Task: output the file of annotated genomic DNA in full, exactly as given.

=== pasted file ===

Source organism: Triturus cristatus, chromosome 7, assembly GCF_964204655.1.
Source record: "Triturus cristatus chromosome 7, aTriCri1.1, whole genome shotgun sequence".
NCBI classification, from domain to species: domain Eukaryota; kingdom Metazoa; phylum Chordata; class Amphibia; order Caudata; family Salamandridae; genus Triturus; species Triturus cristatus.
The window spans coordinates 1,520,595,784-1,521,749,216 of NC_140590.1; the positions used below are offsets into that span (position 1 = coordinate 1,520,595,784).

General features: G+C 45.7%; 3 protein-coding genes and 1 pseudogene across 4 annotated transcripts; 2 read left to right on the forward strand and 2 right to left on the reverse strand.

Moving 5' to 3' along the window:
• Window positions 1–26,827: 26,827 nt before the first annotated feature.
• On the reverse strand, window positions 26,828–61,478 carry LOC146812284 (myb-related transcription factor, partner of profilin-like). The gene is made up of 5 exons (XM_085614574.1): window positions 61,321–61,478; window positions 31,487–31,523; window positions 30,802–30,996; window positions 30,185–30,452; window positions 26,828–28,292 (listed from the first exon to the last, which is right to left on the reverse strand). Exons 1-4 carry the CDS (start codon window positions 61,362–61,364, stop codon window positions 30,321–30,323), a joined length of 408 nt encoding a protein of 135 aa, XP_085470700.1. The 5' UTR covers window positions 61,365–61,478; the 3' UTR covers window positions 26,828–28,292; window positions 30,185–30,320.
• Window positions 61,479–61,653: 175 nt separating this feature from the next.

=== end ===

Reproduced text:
Source organism: Triturus cristatus, chromosome 7, assembly GCF_964204655.1.
Source record: "Triturus cristatus chromosome 7, aTriCri1.1, whole genome shotgun sequence".
NCBI classification, from domain to species: domain Eukaryota; kingdom Metazoa; phylum Chordata; class Amphibia; order Caudata; family Salamandridae; genus Triturus; species Triturus cristatus.
The window spans coordinates 1,520,595,784-1,521,749,216 of NC_140590.1; the positions used below are offsets into that span (position 1 = coordinate 1,520,595,784).

General features: G+C 45.7%; 3 protein-coding genes and 1 pseudogene across 4 annotated transcripts; 2 read left to right on the forward strand and 2 right to left on the reverse strand.

Moving 5' to 3' along the window:
• Window positions 1–26,827: 26,827 nt before the first annotated feature.
• On the reverse strand, window positions 26,828–61,478 carry LOC146812284 (myb-related transcription factor, partner of profilin-like). The gene is made up of 5 exons (XM_085614574.1): window positions 61,321–61,478; window positions 31,487–31,523; window positions 30,802–30,996; window positions 30,185–30,452; window positions 26,828–28,292 (listed from the first exon to the last, which is right to left on the reverse strand). Exons 1-4 carry the CDS (start codon window positions 61,362–61,364, stop codon window positions 30,321–30,323), a joined length of 408 nt encoding a protein of 135 aa, XP_085470700.1. The 5' UTR covers window positions 61,365–61,478; the 3' UTR covers window positions 26,828–28,292; window positions 30,185–30,320.
• Window positions 61,479–61,653: 175 nt separating this feature from the next.